SCORE ONE FOR THE SLOTHS

An amusing, if decidedly sleepy, tale of sloths and the very relaxing atmosphere of their school—an institution thrown in jeopardy by a bureaucrat of conventional stripe—from the hand-and-glove team behind Tacky the Penguin and Wodney Wat. Sleepy Valley Sloth School lives up to its name: nobody here but drowsy sloths. They snooze through their lessons—so do their teachers—through their recess, through their study hall. They sleep “until six o’clock when the custodian swept them out, and they rolled home.” It was one contented educational establishment. One day a disruptive influence makes the scene: a young fireplug of a sloth named Sparky, who tries to light some fire under her classmates: “ ‘Let’s read a story! Hey, we could use a little music! Want to build a castle? Anyone for math? How about some poetry?’ ” No takers. “ ‘What a bunch of bores,’ ” she sighs. Then a real boar pushes through the door, an operative from the Society for Organizing Sameness, come to close the school for failing in all subjects. Sparky saves the school by dazzling the organization man with feats of reading, music, math, and poetry. Who says sloths are underachievers? They’re being sloths, and just how many creatures have had their name elevated to a common adjective? Only Munsinger could so perfectly catch them in all their languid glory, from the opening page when they are quite literally “just hanging around” as loose-limbed and zonked-out as anything ever seen, to as nearly awake as a sloth can get while piled up in a heap trying to pay attention. And the belly laughs induced by Lester’s words will keep everyone awake. (Picture book. 3-7)

Pub Date: Sept. 1, 2001

ISBN: 0-618-10857-2

Page Count: 32

Publisher: Walter Lorraine/Houghton Mifflin

Review Posted Online: May 20, 2010

Kirkus Reviews Issue: June 1, 2001

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A sweet, soft conversation starter and a charming gift.

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BECAUSE I HAD A TEACHER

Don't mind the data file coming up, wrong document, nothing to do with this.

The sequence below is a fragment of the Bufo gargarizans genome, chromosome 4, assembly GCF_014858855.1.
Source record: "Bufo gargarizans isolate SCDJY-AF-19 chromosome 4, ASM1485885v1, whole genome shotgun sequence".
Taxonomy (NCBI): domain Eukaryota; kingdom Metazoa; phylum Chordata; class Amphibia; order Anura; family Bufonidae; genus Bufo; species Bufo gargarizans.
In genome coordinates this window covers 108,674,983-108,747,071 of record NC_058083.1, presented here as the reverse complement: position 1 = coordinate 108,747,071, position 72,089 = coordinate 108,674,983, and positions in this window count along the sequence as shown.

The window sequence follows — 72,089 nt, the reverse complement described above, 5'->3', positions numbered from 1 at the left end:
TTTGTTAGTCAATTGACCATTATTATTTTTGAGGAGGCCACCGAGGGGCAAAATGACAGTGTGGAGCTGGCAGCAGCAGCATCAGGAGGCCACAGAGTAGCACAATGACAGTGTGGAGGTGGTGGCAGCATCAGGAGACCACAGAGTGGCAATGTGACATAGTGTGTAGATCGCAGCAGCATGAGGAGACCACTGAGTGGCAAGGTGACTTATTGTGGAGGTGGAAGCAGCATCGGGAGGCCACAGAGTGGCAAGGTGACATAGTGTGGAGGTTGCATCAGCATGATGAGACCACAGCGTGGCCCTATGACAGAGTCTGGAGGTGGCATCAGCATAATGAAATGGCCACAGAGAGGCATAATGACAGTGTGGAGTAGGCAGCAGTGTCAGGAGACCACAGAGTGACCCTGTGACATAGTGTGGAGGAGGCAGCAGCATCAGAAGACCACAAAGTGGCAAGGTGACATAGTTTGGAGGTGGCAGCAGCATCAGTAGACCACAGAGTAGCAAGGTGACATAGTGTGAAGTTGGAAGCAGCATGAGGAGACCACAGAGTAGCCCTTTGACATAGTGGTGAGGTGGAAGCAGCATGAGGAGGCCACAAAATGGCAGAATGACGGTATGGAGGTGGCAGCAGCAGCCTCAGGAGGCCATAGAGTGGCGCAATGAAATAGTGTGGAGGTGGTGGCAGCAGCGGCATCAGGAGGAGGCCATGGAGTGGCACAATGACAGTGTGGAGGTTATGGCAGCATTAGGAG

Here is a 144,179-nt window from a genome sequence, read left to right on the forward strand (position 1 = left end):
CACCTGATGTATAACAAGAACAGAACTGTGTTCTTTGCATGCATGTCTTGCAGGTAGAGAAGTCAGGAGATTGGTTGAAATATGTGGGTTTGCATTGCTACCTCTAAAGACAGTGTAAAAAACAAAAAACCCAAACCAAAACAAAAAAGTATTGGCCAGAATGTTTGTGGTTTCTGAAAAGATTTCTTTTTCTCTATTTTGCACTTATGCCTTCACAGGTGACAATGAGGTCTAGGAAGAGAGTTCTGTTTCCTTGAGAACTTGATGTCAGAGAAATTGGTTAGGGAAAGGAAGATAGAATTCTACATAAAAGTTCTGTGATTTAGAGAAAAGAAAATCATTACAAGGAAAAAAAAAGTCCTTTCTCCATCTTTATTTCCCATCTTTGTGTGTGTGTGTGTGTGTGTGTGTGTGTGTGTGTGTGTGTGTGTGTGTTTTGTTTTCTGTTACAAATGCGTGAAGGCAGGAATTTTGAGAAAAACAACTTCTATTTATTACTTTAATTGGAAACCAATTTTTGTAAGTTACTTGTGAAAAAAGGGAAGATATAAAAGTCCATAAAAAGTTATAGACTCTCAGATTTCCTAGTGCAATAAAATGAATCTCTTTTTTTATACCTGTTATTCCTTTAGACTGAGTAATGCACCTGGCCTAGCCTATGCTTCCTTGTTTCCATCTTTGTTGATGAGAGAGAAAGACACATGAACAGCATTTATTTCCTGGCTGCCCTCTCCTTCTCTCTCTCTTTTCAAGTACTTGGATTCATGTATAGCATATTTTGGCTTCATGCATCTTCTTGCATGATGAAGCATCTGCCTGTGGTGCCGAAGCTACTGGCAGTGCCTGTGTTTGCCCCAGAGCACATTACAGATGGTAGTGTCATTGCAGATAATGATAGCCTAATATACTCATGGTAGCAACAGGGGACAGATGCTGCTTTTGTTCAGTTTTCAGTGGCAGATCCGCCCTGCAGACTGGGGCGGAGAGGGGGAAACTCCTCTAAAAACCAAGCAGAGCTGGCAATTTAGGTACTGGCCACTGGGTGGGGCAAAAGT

A paean to teachers and their surrogates everywhere.

This gentle ode to a teacher’s skill at inspiring, encouraging, and being a role model is spoken, presumably, from a child’s viewpoint. However, the voice could equally be that of an adult, because who can’t look back upon teachers or other early mentors who gave of themselves and offered their pupils so much? Indeed, some of the self-aware, self-assured expressions herein seem perhaps more realistic as uttered from one who’s already grown. Alternatively, readers won’t fail to note that this small book, illustrated with gentle soy-ink drawings and featuring an adult-child bear duo engaged in various sedentary and lively pursuits, could just as easily be about human parent- (or grandparent-) child pairs: some of the softly colored illustrations depict scenarios that are more likely to occur within a home and/or other family-oriented setting. Makes sense: aren’t parents and other close family members children’s first teachers? This duality suggests that the book might be best shared one-on-one between a nostalgic adult and a child who’s developed some self-confidence, having learned a thing or two from a parent, grandparent, older relative, or classroom instructor.

A sweet, soft conversation starter and a charming gift. (Picture book. 4-7)

Pub Date: March 1, 2017

ISBN: 978-1-943200-08-5

Page Count: 32

Publisher: Compendium

Review Posted Online: Dec. 14, 2016

Kirkus Reviews Issue: Jan. 1, 2017

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Vital messages of self-love for darker-skinned children.

THE NIGHT IS YOURS

On hot summer nights, Amani’s parents permit her to go outside and play in the apartment courtyard, where the breeze is cool and her friends are waiting.

The children jump rope to the sounds of music as it floats through a neighbor’s window, gaze at stars in the night sky, and play hide-and-seek in the moonlight. It is in the moonlight that Amani and her friends are themselves found by the moon, and it illumines the many shades of their skin, which vary from light tan to deep brown. In a world where darkness often evokes ideas of evil or fear, this book is a celebration of things that are dark and beautiful—like a child’s dark skin and the night in which she plays. The lines “Show everyone else how to embrace the night like you. Teach them how to be a night-owning girl like you” are as much an appeal for her to love and appreciate her dark skin as they are the exhortation for Amani to enjoy the night. There is a sense of security that flows throughout this book. The courtyard is safe and homelike. The moon, like an additional parent, seems to be watching the children from the sky. The charming full-bleed illustrations, done in washes of mostly deep blues and greens, make this a wonderful bedtime story.

Vital messages of self-love for darker-skinned children. (Picture book. 3-7)

Pub Date: July 2, 2019

ISBN: 978-0-525-55271-0

Page Count: 32

Publisher: Dial Books

Review Posted Online: March 17, 2019

Kirkus Reviews Issue: April 1, 2019

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